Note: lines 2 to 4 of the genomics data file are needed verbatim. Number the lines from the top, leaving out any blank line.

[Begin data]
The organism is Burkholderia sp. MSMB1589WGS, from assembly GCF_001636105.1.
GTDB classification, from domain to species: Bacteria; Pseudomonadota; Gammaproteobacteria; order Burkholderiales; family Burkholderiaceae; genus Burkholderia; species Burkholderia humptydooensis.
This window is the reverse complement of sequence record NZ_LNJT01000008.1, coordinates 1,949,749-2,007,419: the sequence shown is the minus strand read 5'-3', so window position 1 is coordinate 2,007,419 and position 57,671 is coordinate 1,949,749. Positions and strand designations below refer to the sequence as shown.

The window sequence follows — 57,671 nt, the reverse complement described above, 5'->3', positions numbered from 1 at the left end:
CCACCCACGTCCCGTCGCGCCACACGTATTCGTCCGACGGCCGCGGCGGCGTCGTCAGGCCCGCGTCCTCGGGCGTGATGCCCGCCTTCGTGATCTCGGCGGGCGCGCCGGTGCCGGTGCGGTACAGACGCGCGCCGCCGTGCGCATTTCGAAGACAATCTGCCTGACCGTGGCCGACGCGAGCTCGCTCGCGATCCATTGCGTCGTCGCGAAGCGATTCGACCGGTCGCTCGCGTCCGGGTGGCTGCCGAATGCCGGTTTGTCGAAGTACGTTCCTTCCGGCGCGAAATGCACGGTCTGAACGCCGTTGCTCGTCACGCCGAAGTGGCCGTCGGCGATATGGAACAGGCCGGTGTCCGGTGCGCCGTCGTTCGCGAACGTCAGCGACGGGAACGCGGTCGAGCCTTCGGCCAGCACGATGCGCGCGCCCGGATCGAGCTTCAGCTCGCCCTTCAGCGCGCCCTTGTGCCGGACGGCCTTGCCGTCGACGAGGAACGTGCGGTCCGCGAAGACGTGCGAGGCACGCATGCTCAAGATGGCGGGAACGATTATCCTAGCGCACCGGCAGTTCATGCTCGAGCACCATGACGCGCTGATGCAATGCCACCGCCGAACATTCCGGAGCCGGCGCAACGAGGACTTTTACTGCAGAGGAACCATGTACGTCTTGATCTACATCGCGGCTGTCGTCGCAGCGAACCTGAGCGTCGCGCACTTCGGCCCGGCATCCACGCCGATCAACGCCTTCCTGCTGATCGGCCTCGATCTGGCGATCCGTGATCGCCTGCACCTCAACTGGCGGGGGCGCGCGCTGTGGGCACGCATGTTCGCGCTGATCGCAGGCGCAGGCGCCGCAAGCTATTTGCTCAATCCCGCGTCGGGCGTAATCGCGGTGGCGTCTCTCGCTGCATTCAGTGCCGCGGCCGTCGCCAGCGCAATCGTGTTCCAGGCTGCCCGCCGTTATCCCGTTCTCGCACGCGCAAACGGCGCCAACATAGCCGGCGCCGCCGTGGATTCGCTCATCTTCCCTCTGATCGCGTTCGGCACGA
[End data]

GTDB classification, from domain to species: Bacteria; Pseudomonadota; Gammaproteobacteria; order Burkholderiales; family Burkholderiaceae; genus Burkholderia; species Burkholderia humptydooensis.
This window is the reverse complement of sequence record NZ_LNJT01000008.1, coordinates 1,949,749-2,007,419: the sequence shown is the minus strand read 5'-3', so window position 1 is coordinate 2,007,419 and position 57,671 is coordinate 1,949,749. Positions and strand designations below refer to the sequence as shown.

The window sequence follows — 57,671 nt, the reverse complement described above, 5'->3', positions numbered from 1 at the left end: